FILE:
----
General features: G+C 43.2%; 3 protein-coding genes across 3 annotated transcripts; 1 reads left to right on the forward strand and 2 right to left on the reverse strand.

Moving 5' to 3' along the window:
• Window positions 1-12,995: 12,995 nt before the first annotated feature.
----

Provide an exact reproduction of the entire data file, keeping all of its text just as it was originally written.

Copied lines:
General features: G+C 43.2%; 3 protein-coding genes across 3 annotated transcripts; 1 reads left to right on the forward strand and 2 right to left on the reverse strand.

Moving 5' to 3' along the window:
• Window positions 1-12,995: 12,995 nt before the first annotated feature.